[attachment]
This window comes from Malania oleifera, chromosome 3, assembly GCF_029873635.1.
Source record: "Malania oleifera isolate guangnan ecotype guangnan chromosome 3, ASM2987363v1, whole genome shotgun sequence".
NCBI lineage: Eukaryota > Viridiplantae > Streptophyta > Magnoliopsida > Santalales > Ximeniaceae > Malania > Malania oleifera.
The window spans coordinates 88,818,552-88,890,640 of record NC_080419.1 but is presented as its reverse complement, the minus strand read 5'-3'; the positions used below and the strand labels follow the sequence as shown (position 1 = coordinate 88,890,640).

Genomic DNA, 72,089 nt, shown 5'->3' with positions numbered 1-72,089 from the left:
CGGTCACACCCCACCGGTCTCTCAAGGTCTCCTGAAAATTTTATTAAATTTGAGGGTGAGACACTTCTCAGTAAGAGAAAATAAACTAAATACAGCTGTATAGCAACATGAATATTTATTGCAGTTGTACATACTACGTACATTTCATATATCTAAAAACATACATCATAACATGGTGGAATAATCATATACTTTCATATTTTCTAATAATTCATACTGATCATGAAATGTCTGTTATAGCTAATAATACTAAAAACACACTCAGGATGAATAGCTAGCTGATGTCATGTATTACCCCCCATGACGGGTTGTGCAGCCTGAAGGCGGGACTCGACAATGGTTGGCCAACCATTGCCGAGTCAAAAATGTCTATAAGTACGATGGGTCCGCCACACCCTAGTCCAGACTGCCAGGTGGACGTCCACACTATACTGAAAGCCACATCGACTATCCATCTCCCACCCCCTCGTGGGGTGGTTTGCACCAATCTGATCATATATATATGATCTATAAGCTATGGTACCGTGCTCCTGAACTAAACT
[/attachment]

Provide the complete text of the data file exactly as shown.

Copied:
This window comes from Malania oleifera, chromosome 3, assembly GCF_029873635.1.
Source record: "Malania oleifera isolate guangnan ecotype guangnan chromosome 3, ASM2987363v1, whole genome shotgun sequence".
NCBI lineage: Eukaryota > Viridiplantae > Streptophyta > Magnoliopsida > Santalales > Ximeniaceae > Malania > Malania oleifera.
The window spans coordinates 88,818,552-88,890,640 of record NC_080419.1 but is presented as its reverse complement, the minus strand read 5'-3'; the positions used below and the strand labels follow the sequence as shown (position 1 = coordinate 88,890,640).

Genomic DNA, 72,089 nt, shown 5'->3' with positions numbered 1-72,089 from the left:
CGGTCACACCCCACCGGTCTCTCAAGGTCTCCTGAAAATTTTATTAAATTTGAGGGTGAGACACTTCTCAGTAAGAGAAAATAAACTAAATACAGCTGTATAGCAACATGAATATTTATTGCAGTTGTACATACTACGTACATTTCATATATCTAAAAACATACATCATAACATGGTGGAATAATCATATACTTTCATATTTTCTAATAATTCATACTGATCATGAAATGTCTGTTATAGCTAATAATACTAAAAACACACTCAGGATGAATAGCTAGCTGATGTCATGTATTACCCCCCATGACGGGTTGTGCAGCCTGAAGGCGGGACTCGACAATGGTTGGCCAACCATTGCCGAGTCAAAAATGTCTATAAGTACGATGGGTCCGCCACACCCTAGTCCAGACTGCCAGGTGGACGTCCACACTATACTGAAAGCCACATCGACTATCCATCTCCCACCCCCTCGTGGGGTGGTTTGCACCAATCTGATCATATATATATGATCTATAAGCTATGGTACCGTGCTCCTGAACTAAACT